Between September 2019 and August 2020 across all Georgian College’s campuses, 11 students formally reported instances of sexual violence, harassment and exploitation.
However, there were 76 instances at the college where sexual violence was disclosed confidentially during a counselling session.
On Wednesday morning, the provincial government announced it would be proposing changes to legislation to improve the sexual assault and harassment reporting process in post-secondary institutions across Ontario, aiming to break down barriers that might make victims reluctant to report.
"We know that many instances of sexual violence and harassment on and around campuses go unreported, and often this is because students are afraid of reprisal or concerned that they will not be taken seriously," said Minister of Colleges and Universities Ross Romano.
Romano was joined for the announcement by Simcoe North MPP Jill Dunlop, who also serves as minister of women and children’s issues.
"Even one incident of sexual assault, harassment or any other forms of violence in our communities is one too many," said Romano.
Based on recommendations from the Ontario Undergraduate Student Alliance (OUSA), the proposed changes would require post-secondary institutions to amend their sexual violence and harassment policies to protect complainants from being questioned about their sexual history.
Also, complainants would not be subject to disciplinary actions for violations of an institution's policies around drug and alcohol use at the time the alleged sexual violence took place.
OUSA president Julia Pereira spoke during the announcement to the need for these changes, saying it will help eliminate barriers to reporting.
She referenced the 2019 Student Voices on Sexual Violence survey, which was completed by 746,000 post-secondary students across Ontario.
“Sixty-three per cent of students disclosed an experience of sexual harassment. Twenty-four per cent disclosed an experience of stalking, and 23 per cent disclosed a non-consensual sexual experience,” said Pereira.
“About a quarter of those who disclosed to their post-secondary institution were unsatisfied with the institutional response,” she added.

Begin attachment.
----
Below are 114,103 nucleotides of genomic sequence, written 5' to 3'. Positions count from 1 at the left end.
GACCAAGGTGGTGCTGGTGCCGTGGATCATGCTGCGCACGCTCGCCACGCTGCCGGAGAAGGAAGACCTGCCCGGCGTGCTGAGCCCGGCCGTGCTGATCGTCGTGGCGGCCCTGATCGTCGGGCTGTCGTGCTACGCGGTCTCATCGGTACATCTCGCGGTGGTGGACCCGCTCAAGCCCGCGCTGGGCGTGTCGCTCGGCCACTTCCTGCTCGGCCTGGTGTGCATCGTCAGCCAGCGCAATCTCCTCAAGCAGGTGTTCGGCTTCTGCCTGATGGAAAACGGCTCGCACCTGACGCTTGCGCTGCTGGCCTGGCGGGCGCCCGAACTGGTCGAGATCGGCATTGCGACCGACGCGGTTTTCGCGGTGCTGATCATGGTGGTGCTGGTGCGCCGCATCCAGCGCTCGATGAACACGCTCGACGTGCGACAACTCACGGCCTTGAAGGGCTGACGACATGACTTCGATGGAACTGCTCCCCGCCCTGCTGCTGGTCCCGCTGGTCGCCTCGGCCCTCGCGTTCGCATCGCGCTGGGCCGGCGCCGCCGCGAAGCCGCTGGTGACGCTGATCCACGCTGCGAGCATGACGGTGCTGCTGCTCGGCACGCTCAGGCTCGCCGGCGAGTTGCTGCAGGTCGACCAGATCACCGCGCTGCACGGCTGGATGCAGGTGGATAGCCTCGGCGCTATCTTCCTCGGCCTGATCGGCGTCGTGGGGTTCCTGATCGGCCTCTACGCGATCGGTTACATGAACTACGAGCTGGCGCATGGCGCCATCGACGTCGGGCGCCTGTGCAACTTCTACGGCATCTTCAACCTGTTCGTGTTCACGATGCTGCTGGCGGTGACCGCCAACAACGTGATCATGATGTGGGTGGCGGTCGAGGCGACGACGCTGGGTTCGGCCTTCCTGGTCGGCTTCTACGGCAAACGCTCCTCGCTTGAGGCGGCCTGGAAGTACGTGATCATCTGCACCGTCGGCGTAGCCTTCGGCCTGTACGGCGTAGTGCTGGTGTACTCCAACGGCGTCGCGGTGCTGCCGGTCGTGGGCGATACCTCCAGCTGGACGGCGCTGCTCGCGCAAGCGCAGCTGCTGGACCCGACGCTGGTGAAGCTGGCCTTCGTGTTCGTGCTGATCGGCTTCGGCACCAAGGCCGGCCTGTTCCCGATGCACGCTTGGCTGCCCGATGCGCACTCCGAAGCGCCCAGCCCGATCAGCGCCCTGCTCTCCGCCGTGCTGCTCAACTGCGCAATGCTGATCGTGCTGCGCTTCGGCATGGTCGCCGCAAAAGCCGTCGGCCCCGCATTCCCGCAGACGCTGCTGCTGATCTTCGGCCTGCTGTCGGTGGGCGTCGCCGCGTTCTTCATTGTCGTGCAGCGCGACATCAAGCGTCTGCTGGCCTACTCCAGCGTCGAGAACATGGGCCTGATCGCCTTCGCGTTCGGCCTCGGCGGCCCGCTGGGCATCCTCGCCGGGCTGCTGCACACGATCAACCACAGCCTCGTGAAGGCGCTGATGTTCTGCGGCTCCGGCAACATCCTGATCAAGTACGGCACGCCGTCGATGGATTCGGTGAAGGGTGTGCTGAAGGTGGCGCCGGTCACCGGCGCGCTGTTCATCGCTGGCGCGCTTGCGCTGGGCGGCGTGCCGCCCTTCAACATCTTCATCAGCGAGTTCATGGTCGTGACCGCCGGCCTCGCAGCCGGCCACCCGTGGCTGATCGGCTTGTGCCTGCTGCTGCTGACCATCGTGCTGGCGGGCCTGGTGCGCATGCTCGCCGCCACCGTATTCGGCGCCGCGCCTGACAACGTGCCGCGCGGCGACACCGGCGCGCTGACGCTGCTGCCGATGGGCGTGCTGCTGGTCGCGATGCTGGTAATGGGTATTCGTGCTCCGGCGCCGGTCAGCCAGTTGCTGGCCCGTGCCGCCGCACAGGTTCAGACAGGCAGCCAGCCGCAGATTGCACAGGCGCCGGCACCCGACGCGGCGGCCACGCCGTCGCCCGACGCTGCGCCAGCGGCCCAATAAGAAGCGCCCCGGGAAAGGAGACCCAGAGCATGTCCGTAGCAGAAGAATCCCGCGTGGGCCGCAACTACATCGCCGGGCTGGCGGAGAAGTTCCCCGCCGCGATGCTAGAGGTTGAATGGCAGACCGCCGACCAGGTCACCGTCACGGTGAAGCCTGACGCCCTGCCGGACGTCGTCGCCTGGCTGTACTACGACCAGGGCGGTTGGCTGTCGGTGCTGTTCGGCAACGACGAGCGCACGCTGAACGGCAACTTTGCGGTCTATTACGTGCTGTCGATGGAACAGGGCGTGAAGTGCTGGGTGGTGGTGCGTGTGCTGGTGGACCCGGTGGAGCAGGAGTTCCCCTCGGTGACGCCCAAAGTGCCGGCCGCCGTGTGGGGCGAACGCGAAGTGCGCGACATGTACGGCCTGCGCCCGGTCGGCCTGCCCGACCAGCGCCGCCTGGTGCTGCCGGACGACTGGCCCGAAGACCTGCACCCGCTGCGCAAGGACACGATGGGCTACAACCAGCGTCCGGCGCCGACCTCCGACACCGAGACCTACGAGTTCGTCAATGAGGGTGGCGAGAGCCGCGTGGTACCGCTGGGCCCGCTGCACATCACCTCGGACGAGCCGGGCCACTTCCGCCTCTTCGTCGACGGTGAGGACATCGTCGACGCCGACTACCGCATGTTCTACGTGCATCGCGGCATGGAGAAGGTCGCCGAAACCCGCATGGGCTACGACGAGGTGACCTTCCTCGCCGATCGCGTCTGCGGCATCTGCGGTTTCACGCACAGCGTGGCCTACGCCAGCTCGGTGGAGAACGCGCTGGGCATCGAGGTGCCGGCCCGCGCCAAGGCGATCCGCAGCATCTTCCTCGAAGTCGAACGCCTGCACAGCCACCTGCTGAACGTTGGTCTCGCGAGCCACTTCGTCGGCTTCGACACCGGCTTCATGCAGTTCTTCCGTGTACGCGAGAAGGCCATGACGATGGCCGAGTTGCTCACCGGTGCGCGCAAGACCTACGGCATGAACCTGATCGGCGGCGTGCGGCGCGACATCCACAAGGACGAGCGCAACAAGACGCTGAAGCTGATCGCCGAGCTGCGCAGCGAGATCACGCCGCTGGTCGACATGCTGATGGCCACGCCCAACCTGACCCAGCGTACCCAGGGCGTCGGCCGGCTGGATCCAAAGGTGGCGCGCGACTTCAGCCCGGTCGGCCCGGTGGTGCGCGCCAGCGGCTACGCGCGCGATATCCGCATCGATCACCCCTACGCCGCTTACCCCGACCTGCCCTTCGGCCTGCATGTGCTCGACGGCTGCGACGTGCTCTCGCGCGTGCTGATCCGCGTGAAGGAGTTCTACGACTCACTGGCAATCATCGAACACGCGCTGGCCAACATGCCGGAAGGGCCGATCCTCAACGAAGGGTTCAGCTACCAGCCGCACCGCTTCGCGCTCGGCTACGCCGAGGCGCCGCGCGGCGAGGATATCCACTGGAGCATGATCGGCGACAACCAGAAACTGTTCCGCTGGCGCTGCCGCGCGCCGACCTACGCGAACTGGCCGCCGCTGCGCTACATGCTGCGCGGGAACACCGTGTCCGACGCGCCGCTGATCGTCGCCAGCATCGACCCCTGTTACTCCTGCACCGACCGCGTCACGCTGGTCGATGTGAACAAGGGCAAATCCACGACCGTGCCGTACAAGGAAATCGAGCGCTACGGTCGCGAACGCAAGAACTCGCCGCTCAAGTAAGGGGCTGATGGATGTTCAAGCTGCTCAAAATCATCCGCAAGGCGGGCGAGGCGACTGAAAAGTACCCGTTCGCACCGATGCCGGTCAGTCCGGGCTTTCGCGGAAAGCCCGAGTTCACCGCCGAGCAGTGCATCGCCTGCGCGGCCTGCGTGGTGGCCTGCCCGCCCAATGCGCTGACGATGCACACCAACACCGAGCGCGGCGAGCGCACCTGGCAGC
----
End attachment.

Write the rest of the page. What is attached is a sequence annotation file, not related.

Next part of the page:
Locally, about 10,000 Lakehead University students and 12,000 Georgian College students completed the survey.
“While these results are concerning, they are not surprising to the students who have been part of the decades-old movement to end gender-based violence at post-secondary institutions,” said Pereira.
Currently, publicly assisted colleges and universities, as well as private career colleges, are required to have sexual violence policies that provide students with information on how the institutions will respond to students affected by sexual violence and harassment.
“My thoughts today were very supportive that students coming forward to report sexual violence can do so without facing barriers or fears of facing judgment or reprisal,” MaryLynn West-Moynes, president and chief executive officer of Georgian College, told BarrieToday after the announcement. “It’s so important. I was impressed.
“The fact that they listened to students is laudable,” West-Moynes added.
West-Moynes points to multiple opportunities at the college for students to learn more about subjects surrounding sexual gender-based violence, such as professional development seminars on subjects such as consent and healthy relationships, as well as courses on what to do as a bystander if you encounter sexual harassment or assault.
“Over, say, the past five years, we’ve made a conscientious effort to make sure training, prevention and supports are in place for everyone in our community,” she said.
To view Georgian College’s policies and procedures regarding sexual violence as well as information on reporting, click here.
Lakehead University officials declined to provide statistics on gender-based violence reporting at the school, citing privacy concerns. However, they did say the number of students who make an official report is small.
Dylan Mazur, director of the office of human rights and equity with Lakehead University, said Wednesday’s announcement is a step in the right direction.
“I certainly welcome these changes. They’re important for a couple of reasons,” said Mazur.
In regards to the proposed change concerning asking questions about a complainant’s sexual past, Mazur said he wholeheartedly supports that change.
“That’s been a long-standing problem within the criminal justice system, but the law has changed on that particular issue. I don’t think a person’s sexual history has any place in a university-led investigation at all. It certainly isn’t something we would ever ask a complainant,” he said.
Mazur said the changes surrounding disciplinary action for alcohol and drug use have also been a long time coming.
“To me, that’s the basics of harm reduction,” he said. “We know the majority of sexual gender-based violence is not reported, so the more we can reduce barriers, the better. A survivor shouldn’t have to think about whether or not they were drinking or using drugs.”
Mazur added Lakehead has never disciplined someone under the school’s drug and alcohol policy when they’ve come forward to report a sexual assault.
“I think we need to look at sexual gender-based violence as an affront to the university community, and that’s what we’re trying to change,” said Mazur.
To view Lakehead University’s policies and procedures regarding sexual violence as well as information on reporting, click here.
To learn more about the proposed changes to the government's sexual violence and harassment policies and participate in an online consultation, click here.
Consultations close March 15.